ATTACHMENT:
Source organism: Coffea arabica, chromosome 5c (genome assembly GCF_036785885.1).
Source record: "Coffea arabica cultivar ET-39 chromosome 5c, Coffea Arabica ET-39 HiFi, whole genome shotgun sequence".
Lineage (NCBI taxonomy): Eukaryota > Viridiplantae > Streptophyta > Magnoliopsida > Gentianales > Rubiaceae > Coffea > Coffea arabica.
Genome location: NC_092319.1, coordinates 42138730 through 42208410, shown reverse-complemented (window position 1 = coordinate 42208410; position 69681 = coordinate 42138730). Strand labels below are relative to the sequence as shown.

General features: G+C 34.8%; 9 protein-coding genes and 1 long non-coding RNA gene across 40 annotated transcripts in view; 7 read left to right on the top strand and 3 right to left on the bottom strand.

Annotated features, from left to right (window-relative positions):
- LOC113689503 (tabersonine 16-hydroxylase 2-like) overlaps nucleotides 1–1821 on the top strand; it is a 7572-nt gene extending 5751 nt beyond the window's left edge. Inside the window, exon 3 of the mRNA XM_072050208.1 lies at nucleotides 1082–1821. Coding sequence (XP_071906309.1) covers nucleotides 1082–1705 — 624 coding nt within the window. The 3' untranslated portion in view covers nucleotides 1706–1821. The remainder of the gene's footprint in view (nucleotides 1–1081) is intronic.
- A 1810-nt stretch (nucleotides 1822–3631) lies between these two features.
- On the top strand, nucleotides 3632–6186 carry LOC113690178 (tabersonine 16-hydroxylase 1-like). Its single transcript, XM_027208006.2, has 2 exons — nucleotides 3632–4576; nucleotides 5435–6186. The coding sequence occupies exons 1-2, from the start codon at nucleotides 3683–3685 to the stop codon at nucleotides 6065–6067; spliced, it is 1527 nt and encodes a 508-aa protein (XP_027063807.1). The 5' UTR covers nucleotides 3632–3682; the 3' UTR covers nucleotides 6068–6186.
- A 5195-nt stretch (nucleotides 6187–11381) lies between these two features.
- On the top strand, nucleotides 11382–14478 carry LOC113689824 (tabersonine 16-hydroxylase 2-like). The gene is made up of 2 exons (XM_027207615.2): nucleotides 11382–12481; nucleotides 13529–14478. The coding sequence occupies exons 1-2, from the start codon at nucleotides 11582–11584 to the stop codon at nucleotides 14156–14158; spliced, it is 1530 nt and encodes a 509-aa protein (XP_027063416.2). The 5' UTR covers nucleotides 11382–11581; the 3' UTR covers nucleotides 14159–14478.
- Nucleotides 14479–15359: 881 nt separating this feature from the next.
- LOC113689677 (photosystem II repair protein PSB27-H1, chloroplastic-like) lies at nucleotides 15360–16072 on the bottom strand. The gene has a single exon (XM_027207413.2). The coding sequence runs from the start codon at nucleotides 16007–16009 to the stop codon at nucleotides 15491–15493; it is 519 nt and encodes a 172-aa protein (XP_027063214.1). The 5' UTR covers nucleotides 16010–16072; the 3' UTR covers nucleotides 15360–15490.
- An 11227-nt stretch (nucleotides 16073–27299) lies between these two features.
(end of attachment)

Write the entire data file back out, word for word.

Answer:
Source organism: Coffea arabica, chromosome 5c (genome assembly GCF_036785885.1).
Source record: "Coffea arabica cultivar ET-39 chromosome 5c, Coffea Arabica ET-39 HiFi, whole genome shotgun sequence".
Lineage (NCBI taxonomy): Eukaryota > Viridiplantae > Streptophyta > Magnoliopsida > Gentianales > Rubiaceae > Coffea > Coffea arabica.
Genome location: NC_092319.1, coordinates 42138730 through 42208410, shown reverse-complemented (window position 1 = coordinate 42208410; position 69681 = coordinate 42138730). Strand labels below are relative to the sequence as shown.

General features: G+C 34.8%; 9 protein-coding genes and 1 long non-coding RNA gene across 40 annotated transcripts in view; 7 read left to right on the top strand and 3 right to left on the bottom strand.

Annotated features, from left to right (window-relative positions):
- LOC113689503 (tabersonine 16-hydroxylase 2-like) overlaps nucleotides 1–1821 on the top strand; it is a 7572-nt gene extending 5751 nt beyond the window's left edge. Inside the window, exon 3 of the mRNA XM_072050208.1 lies at nucleotides 1082–1821. Coding sequence (XP_071906309.1) covers nucleotides 1082–1705 — 624 coding nt within the window. The 3' untranslated portion in view covers nucleotides 1706–1821. The remainder of the gene's footprint in view (nucleotides 1–1081) is intronic.
- A 1810-nt stretch (nucleotides 1822–3631) lies between these two features.
- On the top strand, nucleotides 3632–6186 carry LOC113690178 (tabersonine 16-hydroxylase 1-like). Its single transcript, XM_027208006.2, has 2 exons — nucleotides 3632–4576; nucleotides 5435–6186. The coding sequence occupies exons 1-2, from the start codon at nucleotides 3683–3685 to the stop codon at nucleotides 6065–6067; spliced, it is 1527 nt and encodes a 508-aa protein (XP_027063807.1). The 5' UTR covers nucleotides 3632–3682; the 3' UTR covers nucleotides 6068–6186.
- A 5195-nt stretch (nucleotides 6187–11381) lies between these two features.
- On the top strand, nucleotides 11382–14478 carry LOC113689824 (tabersonine 16-hydroxylase 2-like). The gene is made up of 2 exons (XM_027207615.2): nucleotides 11382–12481; nucleotides 13529–14478. The coding sequence occupies exons 1-2, from the start codon at nucleotides 11582–11584 to the stop codon at nucleotides 14156–14158; spliced, it is 1530 nt and encodes a 509-aa protein (XP_027063416.2). The 5' UTR covers nucleotides 11382–11581; the 3' UTR covers nucleotides 14159–14478.
- Nucleotides 14479–15359: 881 nt separating this feature from the next.
- LOC113689677 (photosystem II repair protein PSB27-H1, chloroplastic-like) lies at nucleotides 15360–16072 on the bottom strand. The gene has a single exon (XM_027207413.2). The coding sequence runs from the start codon at nucleotides 16007–16009 to the stop codon at nucleotides 15491–15493; it is 519 nt and encodes a 172-aa protein (XP_027063214.1). The 5' UTR covers nucleotides 16010–16072; the 3' UTR covers nucleotides 15360–15490.
- An 11227-nt stretch (nucleotides 16073–27299) lies between these two features.